I have ordered a free range organic turkey from a local farm every year for the past 4 years and every year I have had to increase the size of the bird because I never have any leftovers! I brine it a few days before Thanksgiving in organic apple cider, chicken/vegatable broth, and seasonings and then bake it breast side down. My family, only 5 of us, and occassionally a couple of friends devour it and there is rarely anything left after eating again later in the evening. Today I just picked up an 18 lb bird in hopes of having something left for the next day. We will see!!! I will never go back to frozen commercially raised birds – there is a HUGE difference in the flavor, texture, and moisture of the bird.

    • dietitian says:

      It's all DNA no matter if it is from a cow, a corn plant, or green beans! There are just different arrangements.

    • Cheri says:

      I too agree with this!

    • C. Long says:

      youmust work for Monsanto. There is PLENTY of study as to how bad GMO food is. And I was NOT a believer in it until recently. For all the people saying its genes just in a different way.. gee genes strung in a different way cause horrible mutations in some cases. And this is the case with GMO. You cant tell me that having genes for poisons in EVERY cell of a plant (as a built in perticide) is a good thing. For the plants that do have it naturally we dont EAT those parts.. here we are eating them and have no choice.

      If you did ANY real research on this you would see it was true. I will take the risk of things been here we are used to then gut stopping ones we arent.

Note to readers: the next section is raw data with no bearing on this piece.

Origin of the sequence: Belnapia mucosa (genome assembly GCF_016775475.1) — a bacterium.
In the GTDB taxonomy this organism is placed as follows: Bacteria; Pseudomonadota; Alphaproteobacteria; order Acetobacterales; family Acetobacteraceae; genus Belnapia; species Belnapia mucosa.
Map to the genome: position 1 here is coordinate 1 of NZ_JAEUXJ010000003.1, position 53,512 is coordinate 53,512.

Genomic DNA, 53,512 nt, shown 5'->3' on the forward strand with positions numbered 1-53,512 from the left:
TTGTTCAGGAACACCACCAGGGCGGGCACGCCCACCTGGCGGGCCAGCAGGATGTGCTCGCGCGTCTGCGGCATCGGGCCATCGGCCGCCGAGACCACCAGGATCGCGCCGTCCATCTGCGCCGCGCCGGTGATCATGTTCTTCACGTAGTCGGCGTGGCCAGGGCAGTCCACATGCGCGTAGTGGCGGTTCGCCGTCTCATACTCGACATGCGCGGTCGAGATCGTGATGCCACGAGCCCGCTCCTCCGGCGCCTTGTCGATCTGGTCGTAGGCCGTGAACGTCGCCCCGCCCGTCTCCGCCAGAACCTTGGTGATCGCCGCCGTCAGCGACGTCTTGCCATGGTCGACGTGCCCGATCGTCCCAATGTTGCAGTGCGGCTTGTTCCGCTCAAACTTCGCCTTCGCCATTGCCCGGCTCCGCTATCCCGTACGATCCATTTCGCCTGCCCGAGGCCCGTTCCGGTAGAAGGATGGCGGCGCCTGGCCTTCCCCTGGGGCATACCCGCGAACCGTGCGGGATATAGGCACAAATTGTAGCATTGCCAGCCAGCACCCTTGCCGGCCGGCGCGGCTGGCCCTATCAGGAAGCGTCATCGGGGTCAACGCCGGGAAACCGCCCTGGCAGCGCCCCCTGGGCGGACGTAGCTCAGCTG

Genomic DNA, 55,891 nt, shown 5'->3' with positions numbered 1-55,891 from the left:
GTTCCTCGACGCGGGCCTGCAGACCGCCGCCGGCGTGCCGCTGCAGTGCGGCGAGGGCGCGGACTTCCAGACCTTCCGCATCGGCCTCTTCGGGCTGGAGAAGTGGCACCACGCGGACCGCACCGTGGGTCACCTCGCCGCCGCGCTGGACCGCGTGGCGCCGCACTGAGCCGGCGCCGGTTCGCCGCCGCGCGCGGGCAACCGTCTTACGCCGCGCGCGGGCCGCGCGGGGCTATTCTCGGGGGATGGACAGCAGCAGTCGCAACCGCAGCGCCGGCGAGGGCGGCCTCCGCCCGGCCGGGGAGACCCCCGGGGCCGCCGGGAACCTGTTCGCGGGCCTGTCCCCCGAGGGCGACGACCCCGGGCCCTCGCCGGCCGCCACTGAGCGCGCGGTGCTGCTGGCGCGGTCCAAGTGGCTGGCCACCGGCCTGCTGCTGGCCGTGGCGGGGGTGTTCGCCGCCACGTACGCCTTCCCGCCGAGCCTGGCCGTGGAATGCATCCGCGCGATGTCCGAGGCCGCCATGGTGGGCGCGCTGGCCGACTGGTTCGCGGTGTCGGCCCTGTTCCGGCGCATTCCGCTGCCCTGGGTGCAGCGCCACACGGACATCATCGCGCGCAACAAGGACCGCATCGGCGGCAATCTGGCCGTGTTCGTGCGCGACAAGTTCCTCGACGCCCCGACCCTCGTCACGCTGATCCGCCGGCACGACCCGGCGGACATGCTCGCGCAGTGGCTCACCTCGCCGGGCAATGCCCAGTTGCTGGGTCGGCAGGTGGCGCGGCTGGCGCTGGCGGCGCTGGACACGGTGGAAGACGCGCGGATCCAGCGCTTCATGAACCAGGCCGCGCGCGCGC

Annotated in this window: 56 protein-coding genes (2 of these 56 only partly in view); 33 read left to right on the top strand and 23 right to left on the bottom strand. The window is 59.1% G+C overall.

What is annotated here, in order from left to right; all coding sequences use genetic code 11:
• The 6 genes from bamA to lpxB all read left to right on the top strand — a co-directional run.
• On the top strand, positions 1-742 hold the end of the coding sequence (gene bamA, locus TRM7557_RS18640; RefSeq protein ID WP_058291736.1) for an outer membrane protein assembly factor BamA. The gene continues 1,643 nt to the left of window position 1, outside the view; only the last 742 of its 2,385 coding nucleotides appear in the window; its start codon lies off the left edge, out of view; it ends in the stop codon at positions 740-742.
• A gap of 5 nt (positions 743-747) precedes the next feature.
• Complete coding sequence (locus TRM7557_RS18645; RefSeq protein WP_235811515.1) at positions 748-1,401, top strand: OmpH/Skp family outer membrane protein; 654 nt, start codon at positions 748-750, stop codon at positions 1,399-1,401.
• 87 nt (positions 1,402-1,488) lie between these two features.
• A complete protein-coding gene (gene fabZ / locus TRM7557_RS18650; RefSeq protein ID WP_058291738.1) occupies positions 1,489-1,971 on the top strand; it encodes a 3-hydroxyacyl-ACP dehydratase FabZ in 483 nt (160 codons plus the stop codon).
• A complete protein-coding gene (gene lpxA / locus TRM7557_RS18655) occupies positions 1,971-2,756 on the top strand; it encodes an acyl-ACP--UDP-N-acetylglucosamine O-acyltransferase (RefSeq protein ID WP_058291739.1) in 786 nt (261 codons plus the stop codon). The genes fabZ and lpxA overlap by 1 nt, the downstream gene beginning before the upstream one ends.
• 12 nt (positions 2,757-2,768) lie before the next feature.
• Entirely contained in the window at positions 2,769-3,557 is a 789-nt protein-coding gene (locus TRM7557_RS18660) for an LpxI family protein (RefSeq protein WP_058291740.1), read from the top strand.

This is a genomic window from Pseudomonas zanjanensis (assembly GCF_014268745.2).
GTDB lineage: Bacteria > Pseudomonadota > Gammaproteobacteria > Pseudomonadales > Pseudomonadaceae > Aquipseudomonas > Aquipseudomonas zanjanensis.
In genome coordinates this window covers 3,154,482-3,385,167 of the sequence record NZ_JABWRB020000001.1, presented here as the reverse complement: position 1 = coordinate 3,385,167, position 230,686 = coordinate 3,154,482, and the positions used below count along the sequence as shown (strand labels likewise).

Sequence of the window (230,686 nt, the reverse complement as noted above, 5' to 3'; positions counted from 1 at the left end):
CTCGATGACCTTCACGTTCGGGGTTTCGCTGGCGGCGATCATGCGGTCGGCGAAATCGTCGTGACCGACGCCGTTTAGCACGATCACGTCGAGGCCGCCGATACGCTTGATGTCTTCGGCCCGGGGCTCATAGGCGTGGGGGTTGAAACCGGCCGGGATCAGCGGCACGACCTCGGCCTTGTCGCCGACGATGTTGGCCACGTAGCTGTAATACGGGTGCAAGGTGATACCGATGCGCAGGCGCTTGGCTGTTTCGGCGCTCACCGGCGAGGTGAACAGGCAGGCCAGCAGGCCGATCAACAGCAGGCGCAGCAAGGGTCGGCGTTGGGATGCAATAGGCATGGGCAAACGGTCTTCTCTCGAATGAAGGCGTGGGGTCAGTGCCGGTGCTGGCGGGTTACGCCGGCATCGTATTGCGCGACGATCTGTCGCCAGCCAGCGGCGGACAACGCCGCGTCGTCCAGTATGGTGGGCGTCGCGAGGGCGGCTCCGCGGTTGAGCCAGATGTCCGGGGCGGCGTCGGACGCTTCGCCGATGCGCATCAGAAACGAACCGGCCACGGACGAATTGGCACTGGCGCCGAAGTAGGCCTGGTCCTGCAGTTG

5. Suzan Schumacher says:

    I used to like canned chicken soup until if found out what mechanically separated meat is. Yuck!

  6. Ralph says:

    Too many silver spoon comments for me. I am unable to afford the adjustments. But I have never liked sugar or most sweet things.

  7. Ashley says:

    I've outlawed just about everything that comes from a box/can/bottle, and try to find natural (or at least less-processed) alternatives to items that I'm not willing to make from scratch yet (like bread, tortillas). We make our own ice creams and cookies now–we should be avoiding sugar, but if we're going to eat desserts, at least I know what's in them–and I'm going to try making my own crackers soon. Trying to mostly give up sodas as well, make them a very rare thing. Oh, and I will not eat farm-raised seafood or already-peeled shrimp anymore!

  8. Matthew says:

    We avoid Alaskan Salmon now and only get wild-caught Atlantic Salmon. The results of the massive radiation leak from Japan first showed up in Alaska. I find it incredibly hard to believe that we are being told everything we need to know about that leak. Especially since physicists have stated that the leak in Japan is many times worse than Chernobyl.

  9. Kimberly says:

    I avoid foods with red dye and I keep them away from my kids too.

  10. Stijn Hommes says:

    "Bottled Salad Dressing: “They are loaded with preservatives and are a source of added sugar that most people don’t realize. It’s so easy (and tastes so much better) when you make your own .”
    – Dana White" I am offended by Dana's comment. I've developed salad dressings for a living. I can't speak for the ones in the United States, but to preserve a dressing up to 3 months you need less than 1% of preservative in your recipe. I'd hardly call that loaded. I also worked on lowering the amount of salt and sugar, and I believe those are important steps in making bottled dressings as healthy as possible.